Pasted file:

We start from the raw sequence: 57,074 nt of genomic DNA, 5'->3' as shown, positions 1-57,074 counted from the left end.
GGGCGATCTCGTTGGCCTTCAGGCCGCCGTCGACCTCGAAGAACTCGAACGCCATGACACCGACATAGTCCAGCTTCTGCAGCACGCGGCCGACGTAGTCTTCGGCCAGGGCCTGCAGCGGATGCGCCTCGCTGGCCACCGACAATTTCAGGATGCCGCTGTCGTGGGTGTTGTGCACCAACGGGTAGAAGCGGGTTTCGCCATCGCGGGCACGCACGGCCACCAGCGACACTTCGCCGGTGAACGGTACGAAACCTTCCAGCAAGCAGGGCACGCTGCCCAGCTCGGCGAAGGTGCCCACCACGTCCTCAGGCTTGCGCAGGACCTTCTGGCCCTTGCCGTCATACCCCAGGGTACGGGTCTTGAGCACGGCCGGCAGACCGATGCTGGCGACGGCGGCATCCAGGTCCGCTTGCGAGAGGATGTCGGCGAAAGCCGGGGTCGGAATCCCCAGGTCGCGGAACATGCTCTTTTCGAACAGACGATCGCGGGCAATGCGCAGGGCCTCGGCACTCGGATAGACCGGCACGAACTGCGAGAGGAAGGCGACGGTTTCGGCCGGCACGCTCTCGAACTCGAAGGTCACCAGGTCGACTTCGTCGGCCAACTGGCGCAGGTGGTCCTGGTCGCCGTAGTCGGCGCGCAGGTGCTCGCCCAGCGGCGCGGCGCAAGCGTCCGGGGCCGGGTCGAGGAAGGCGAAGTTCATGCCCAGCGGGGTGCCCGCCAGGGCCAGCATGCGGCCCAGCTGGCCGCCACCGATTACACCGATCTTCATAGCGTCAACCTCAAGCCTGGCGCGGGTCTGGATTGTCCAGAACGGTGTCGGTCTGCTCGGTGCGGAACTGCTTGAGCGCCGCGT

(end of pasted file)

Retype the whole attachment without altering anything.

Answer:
We start from the raw sequence: 57,074 nt of genomic DNA, 5'->3' as shown, positions 1-57,074 counted from the left end.
GGGCGATCTCGTTGGCCTTCAGGCCGCCGTCGACCTCGAAGAACTCGAACGCCATGACACCGACATAGTCCAGCTTCTGCAGCACGCGGCCGACGTAGTCTTCGGCCAGGGCCTGCAGCGGATGCGCCTCGCTGGCCACCGACAATTTCAGGATGCCGCTGTCGTGGGTGTTGTGCACCAACGGGTAGAAGCGGGTTTCGCCATCGCGGGCACGCACGGCCACCAGCGACACTTCGCCGGTGAACGGTACGAAACCTTCCAGCAAGCAGGGCACGCTGCCCAGCTCGGCGAAGGTGCCCACCACGTCCTCAGGCTTGCGCAGGACCTTCTGGCCCTTGCCGTCATACCCCAGGGTACGGGTCTTGAGCACGGCCGGCAGACCGATGCTGGCGACGGCGGCATCCAGGTCCGCTTGCGAGAGGATGTCGGCGAAAGCCGGGGTCGGAATCCCCAGGTCGCGGAACATGCTCTTTTCGAACAGACGATCGCGGGCAATGCGCAGGGCCTCGGCACTCGGATAGACCGGCACGAACTGCGAGAGGAAGGCGACGGTTTCGGCCGGCACGCTCTCGAACTCGAAGGTCACCAGGTCGACTTCGTCGGCCAACTGGCGCAGGTGGTCCTGGTCGCCGTAGTCGGCGCGCAGGTGCTCGCCCAGCGGCGCGGCGCAAGCGTCCGGGGCCGGGTCGAGGAAGGCGAAGTTCATGCCCAGCGGGGTGCCCGCCAGGGCCAGCATGCGGCCCAGCTGGCCGCCACCGATTACACCGATCTTCATAGCGTCAACCTCAAGCCTGGCGCGGGTCTGGATTGTCCAGAACGGTGTCGGTCTGCTCGGTGCGGAACTGCTTGAGCGCCGCGT